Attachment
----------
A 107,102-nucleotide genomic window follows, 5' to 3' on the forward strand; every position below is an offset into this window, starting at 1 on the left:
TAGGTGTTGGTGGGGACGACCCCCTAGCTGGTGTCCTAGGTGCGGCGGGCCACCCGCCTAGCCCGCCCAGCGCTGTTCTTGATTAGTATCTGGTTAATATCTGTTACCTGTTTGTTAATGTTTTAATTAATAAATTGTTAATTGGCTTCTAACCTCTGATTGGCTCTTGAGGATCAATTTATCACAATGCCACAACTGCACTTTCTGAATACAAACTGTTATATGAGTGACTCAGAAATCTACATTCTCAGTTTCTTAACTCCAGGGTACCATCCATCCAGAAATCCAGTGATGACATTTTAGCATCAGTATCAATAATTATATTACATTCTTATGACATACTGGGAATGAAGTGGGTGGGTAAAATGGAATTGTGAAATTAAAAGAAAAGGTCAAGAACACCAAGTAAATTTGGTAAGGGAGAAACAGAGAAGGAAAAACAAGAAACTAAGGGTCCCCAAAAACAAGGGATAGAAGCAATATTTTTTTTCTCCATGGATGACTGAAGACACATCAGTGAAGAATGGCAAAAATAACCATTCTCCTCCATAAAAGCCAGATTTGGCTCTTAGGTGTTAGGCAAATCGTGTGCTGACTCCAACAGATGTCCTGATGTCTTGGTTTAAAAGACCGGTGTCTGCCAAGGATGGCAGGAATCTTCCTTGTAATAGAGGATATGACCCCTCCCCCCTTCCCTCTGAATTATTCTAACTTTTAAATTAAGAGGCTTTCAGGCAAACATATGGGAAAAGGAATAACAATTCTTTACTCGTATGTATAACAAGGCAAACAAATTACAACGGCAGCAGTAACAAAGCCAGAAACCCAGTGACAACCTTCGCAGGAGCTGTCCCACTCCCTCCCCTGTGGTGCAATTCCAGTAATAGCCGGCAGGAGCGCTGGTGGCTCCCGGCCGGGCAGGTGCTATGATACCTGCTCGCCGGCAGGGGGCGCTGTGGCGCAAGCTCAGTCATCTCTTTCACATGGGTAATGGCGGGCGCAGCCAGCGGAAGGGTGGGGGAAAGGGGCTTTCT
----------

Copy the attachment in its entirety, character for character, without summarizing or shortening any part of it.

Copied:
A 107,102-nucleotide genomic window follows, 5' to 3' on the forward strand; every position below is an offset into this window, starting at 1 on the left:
TAGGTGTTGGTGGGGACGACCCCCTAGCTGGTGTCCTAGGTGCGGCGGGCCACCCGCCTAGCCCGCCCAGCGCTGTTCTTGATTAGTATCTGGTTAATATCTGTTACCTGTTTGTTAATGTTTTAATTAATAAATTGTTAATTGGCTTCTAACCTCTGATTGGCTCTTGAGGATCAATTTATCACAATGCCACAACTGCACTTTCTGAATACAAACTGTTATATGAGTGACTCAGAAATCTACATTCTCAGTTTCTTAACTCCAGGGTACCATCCATCCAGAAATCCAGTGATGACATTTTAGCATCAGTATCAATAATTATATTACATTCTTATGACATACTGGGAATGAAGTGGGTGGGTAAAATGGAATTGTGAAATTAAAAGAAAAGGTCAAGAACACCAAGTAAATTTGGTAAGGGAGAAACAGAGAAGGAAAAACAAGAAACTAAGGGTCCCCAAAAACAAGGGATAGAAGCAATATTTTTTTTCTCCATGGATGACTGAAGACACATCAGTGAAGAATGGCAAAAATAACCATTCTCCTCCATAAAAGCCAGATTTGGCTCTTAGGTGTTAGGCAAATCGTGTGCTGACTCCAACAGATGTCCTGATGTCTTGGTTTAAAAGACCGGTGTCTGCCAAGGATGGCAGGAATCTTCCTTGTAATAGAGGATATGACCCCTCCCCCCTTCCCTCTGAATTATTCTAACTTTTAAATTAAGAGGCTTTCAGGCAAACATATGGGAAAAGGAATAACAATTCTTTACTCGTATGTATAACAAGGCAAACAAATTACAACGGCAGCAGTAACAAAGCCAGAAACCCAGTGACAACCTTCGCAGGAGCTGTCCCACTCCCTCCCCTGTGGTGCAATTCCAGTAATAGCCGGCAGGAGCGCTGGTGGCTCCCGGCCGGGCAGGTGCTATGATACCTGCTCGCCGGCAGGGGGCGCTGTGGCGCAAGCTCAGTCATCTCTTTCACATGGGTAATGGCGGGCGCAGCCAGCGGAAGGGTGGGGGAAAGGGGCTTTCT